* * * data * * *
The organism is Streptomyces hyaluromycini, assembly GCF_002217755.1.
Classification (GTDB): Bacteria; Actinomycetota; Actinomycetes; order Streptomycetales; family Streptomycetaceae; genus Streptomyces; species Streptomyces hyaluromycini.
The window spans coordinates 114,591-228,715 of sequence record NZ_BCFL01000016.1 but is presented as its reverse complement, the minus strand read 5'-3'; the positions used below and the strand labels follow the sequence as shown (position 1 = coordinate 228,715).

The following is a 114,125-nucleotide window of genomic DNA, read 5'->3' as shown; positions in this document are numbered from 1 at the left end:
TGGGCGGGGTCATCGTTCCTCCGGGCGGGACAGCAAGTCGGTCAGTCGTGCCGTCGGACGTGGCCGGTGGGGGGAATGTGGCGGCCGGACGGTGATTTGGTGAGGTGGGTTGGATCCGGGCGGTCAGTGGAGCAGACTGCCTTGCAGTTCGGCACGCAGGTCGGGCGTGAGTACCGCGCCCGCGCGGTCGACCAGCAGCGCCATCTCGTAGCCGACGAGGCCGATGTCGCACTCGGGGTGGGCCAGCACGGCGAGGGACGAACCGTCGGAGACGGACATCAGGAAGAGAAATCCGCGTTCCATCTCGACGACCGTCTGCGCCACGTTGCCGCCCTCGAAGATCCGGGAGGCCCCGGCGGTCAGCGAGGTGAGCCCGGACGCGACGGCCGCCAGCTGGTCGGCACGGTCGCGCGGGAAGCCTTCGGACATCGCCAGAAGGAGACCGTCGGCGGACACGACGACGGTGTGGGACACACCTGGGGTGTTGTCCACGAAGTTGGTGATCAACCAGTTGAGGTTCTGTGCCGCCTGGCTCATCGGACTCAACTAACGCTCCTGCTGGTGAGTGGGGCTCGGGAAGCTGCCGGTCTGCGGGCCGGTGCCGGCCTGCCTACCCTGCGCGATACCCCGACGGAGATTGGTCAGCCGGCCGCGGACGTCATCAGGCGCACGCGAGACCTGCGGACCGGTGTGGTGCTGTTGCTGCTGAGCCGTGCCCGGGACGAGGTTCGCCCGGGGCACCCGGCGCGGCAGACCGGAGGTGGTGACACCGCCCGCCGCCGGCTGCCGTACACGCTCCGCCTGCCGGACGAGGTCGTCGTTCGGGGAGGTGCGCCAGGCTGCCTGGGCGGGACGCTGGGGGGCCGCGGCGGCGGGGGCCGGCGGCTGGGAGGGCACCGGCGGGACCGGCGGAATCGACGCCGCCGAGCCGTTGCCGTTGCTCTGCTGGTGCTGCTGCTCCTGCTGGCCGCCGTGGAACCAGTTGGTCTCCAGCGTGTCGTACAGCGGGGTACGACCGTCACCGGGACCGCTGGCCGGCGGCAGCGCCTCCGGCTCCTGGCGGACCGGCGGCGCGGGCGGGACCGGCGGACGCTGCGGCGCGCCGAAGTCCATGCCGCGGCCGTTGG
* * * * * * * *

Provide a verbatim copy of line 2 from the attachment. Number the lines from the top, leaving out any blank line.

Classification (GTDB): Bacteria; Actinomycetota; Actinomycetes; order Streptomycetales; family Streptomycetaceae; genus Streptomyces; species Streptomyces hyaluromycini.